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BizReport : Internet : June 16, 2017


Expert: How to sell your small business

Opening a small business is exciting and filled with opportunity, but not everyone is cut out to be a small business owner. Here's what to expect - and some pitfalls to avoid - when buying and selling a small business.

by Kristina Knight

Identify the type of company you want to buy

"The buying process starts with the prospective buyer identifying what type of company they're interested in and looking through relevant listings posted for-sale online. During this phase, the buyer should also work on organizing their financials and producing a personal financial statement that they can present to sellers and lenders. This statement should include a list of all the buyer's assets and liabilities outline their net worth, income, and credit rating. This is also a good time for buyers to determine how much of their own cash they are prepared to invest in the acquisition," said Bob House, President, BizBuySell. "For sellers, it's important to give yourself plenty of time to prepare your business for sale. In fact, we suggest spending about 6 to 12 months readying your business for the market. During this phase, the seller should work on organizing and improving their financial records, growing their customer base and improving the company's online presence."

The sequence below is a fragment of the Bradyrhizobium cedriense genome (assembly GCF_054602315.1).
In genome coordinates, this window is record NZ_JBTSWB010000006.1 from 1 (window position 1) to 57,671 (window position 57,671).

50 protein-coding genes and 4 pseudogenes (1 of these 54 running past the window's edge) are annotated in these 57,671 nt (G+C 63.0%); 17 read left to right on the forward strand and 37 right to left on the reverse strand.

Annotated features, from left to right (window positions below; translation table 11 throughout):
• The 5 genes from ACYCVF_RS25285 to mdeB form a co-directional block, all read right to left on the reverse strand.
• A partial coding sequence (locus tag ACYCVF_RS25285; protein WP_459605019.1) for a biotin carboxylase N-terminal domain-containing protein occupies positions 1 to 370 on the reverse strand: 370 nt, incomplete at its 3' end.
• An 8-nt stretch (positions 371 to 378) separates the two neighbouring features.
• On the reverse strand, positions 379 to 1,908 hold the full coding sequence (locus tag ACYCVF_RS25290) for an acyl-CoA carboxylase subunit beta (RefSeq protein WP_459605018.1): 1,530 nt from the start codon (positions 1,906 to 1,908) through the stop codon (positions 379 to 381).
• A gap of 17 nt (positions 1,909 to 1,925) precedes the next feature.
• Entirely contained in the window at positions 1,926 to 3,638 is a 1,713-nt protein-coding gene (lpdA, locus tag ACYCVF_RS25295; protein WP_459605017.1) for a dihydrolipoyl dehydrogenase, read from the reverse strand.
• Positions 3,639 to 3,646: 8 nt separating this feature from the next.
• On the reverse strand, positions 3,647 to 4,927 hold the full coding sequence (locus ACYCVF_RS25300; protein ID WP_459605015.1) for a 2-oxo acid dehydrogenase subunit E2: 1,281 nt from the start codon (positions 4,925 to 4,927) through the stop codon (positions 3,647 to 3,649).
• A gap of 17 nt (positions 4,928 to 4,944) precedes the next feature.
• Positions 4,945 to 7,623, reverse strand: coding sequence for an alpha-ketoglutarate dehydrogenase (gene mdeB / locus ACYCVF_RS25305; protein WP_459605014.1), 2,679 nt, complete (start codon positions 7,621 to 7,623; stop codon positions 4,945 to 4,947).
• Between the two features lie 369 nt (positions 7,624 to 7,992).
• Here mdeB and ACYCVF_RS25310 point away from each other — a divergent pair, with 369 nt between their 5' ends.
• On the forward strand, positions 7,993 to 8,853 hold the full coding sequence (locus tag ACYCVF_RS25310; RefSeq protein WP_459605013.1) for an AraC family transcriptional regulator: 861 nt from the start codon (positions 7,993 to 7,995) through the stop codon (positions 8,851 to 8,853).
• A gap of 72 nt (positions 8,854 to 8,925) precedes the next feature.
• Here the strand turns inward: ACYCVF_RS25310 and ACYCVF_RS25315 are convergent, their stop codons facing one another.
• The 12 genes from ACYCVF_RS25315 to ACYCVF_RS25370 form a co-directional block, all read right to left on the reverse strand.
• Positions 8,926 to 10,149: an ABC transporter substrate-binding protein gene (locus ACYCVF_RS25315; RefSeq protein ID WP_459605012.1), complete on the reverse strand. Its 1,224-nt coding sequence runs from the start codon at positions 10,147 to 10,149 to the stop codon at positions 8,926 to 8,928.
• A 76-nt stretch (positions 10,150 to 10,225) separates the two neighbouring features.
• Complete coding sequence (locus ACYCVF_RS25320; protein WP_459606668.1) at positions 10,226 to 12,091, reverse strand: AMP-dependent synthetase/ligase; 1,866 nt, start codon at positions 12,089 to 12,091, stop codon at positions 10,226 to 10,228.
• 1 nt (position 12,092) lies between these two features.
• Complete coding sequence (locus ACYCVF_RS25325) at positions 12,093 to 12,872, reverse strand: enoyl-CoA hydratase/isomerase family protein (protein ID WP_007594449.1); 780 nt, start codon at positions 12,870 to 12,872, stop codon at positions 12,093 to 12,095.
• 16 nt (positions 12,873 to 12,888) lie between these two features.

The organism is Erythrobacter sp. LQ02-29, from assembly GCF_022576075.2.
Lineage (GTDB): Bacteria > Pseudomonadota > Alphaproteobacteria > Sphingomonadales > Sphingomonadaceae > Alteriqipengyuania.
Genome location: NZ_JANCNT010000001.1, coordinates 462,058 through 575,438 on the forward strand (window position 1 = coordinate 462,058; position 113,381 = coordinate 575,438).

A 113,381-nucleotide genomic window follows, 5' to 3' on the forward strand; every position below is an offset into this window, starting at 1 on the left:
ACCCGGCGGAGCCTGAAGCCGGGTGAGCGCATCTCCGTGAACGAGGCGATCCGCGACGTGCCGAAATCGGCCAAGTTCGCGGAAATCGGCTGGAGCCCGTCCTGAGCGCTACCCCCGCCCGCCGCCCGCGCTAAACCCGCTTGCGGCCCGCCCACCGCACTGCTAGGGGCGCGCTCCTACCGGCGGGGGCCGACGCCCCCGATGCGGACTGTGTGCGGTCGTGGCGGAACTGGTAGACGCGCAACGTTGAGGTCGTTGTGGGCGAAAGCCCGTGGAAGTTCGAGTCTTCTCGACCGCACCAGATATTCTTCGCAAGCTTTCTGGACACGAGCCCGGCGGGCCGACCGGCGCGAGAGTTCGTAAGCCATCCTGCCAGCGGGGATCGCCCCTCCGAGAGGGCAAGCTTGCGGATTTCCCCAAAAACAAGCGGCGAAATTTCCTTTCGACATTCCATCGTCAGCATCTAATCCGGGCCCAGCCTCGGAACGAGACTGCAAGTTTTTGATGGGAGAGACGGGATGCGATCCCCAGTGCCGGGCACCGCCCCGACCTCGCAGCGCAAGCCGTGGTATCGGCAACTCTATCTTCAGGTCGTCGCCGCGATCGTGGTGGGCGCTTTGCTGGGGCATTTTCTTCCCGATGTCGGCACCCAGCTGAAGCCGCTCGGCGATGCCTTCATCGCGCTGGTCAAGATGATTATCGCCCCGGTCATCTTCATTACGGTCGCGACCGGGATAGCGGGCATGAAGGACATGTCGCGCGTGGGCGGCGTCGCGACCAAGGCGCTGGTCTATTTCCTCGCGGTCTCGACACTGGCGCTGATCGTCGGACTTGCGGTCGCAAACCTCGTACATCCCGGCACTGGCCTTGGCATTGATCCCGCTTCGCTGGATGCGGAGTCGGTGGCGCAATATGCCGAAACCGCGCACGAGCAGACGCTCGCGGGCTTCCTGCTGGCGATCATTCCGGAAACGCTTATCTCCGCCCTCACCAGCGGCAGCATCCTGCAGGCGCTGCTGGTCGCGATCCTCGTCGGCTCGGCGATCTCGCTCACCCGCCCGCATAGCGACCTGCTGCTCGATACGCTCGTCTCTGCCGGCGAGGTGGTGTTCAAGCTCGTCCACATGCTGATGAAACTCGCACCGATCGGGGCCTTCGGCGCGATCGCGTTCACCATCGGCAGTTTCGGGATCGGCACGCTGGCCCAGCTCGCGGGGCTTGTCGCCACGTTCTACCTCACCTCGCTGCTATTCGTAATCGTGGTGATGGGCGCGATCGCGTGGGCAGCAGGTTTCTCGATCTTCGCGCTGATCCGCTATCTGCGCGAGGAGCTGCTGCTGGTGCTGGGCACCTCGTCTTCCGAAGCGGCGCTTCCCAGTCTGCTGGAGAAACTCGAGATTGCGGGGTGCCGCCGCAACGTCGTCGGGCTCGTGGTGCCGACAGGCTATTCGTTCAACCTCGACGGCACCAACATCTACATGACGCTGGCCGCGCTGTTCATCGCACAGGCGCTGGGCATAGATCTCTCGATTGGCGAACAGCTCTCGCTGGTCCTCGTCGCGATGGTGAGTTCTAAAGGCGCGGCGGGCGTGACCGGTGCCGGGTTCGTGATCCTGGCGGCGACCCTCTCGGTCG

House adds that buyers should conduct a thorough investigation of the company and its overall health, working with an accountant, attorney, and business broker.


Determine the value of the business

"Next, sellers will want to determine the value of their business to make sure they don't price it too high or too low. Work with a third-party appraiser to secure a detailed valuation of the business. This will bring credibility to the asking price and can be leveraged during the negotiation process," said House. "From there, a seller must decide whether they want to sell the business on their own or work with a business broker. Although working with a broker costs money, doing so allows the seller to focus on running the business and brokers can help guarantee they're getting the highest possible sale price."

Qualify the buyer

"Once a seller or broker lists the business, it's time to qualify interested buyers. When meeting with potential buyers, ask some simple questions to quickly gauge how serious they are about purchasing the business. Questions to ask include how long they have planned on buying a business, how they plan on financing the business and how much money they have available for a down payment. If a contact provides vague or unconvincing answers, it's best not to invest too much time and effort into keeping the conversation going. Once you have determined the seriousness and financial capabilities of a prospective buyer, have potential them sign a nondisclosure confidentiality agreement to protect your business information," said House.

Start negotiating

"Once you settle on a buyer, it's time to begin the negotiation process and settle on a final sale price. During this phase, the buyer and seller should put together a purchase agreement that covers how the buyer intends to pay for the business. Most buyers utilize a variety of payment methods to complete the sale, each of which needs to be clearly discussed and identified. If the seller is financing part of the purchase price, the repayment schedule should also be described along with collateral requirements and interest details. Once the final sale agreement is signed, the seller should begin the process of transitioning the business and it's day-to-day operations over to the new owner," said House.

Tags: BizBuySell, sell a small business, small business, small business tips, SMB tips, SMB trends










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